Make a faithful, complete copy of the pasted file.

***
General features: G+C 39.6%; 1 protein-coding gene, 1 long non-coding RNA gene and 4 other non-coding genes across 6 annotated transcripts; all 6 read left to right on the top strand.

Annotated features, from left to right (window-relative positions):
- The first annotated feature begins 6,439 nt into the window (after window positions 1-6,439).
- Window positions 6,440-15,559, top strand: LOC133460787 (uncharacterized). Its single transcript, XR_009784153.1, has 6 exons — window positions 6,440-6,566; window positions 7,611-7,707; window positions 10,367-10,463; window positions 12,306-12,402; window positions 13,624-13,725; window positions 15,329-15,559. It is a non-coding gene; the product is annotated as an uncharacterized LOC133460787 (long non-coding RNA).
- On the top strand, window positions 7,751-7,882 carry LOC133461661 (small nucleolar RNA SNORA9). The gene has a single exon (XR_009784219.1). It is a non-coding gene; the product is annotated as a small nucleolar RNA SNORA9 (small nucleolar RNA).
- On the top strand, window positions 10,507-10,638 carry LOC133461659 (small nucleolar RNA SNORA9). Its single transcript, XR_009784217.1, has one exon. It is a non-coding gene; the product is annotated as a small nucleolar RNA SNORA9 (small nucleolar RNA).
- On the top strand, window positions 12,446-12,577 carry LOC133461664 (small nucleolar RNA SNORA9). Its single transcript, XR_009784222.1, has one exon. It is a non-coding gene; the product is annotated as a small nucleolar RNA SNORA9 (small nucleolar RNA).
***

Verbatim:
General features: G+C 39.6%; 1 protein-coding gene, 1 long non-coding RNA gene and 4 other non-coding genes across 6 annotated transcripts; all 6 read left to right on the top strand.

Annotated features, from left to right (window-relative positions):
- The first annotated feature begins 6,439 nt into the window (after window positions 1-6,439).
- Window positions 6,440-15,559, top strand: LOC133460787 (uncharacterized). Its single transcript, XR_009784153.1, has 6 exons — window positions 6,440-6,566; window positions 7,611-7,707; window positions 10,367-10,463; window positions 12,306-12,402; window positions 13,624-13,725; window positions 15,329-15,559. It is a non-coding gene; the product is annotated as an uncharacterized LOC133460787 (long non-coding RNA).
- On the top strand, window positions 7,751-7,882 carry LOC133461661 (small nucleolar RNA SNORA9). The gene has a single exon (XR_009784219.1). It is a non-coding gene; the product is annotated as a small nucleolar RNA SNORA9 (small nucleolar RNA).
- On the top strand, window positions 10,507-10,638 carry LOC133461659 (small nucleolar RNA SNORA9). Its single transcript, XR_009784217.1, has one exon. It is a non-coding gene; the product is annotated as a small nucleolar RNA SNORA9 (small nucleolar RNA).
- On the top strand, window positions 12,446-12,577 carry LOC133461664 (small nucleolar RNA SNORA9). Its single transcript, XR_009784222.1, has one exon. It is a non-coding gene; the product is annotated as a small nucleolar RNA SNORA9 (small nucleolar RNA).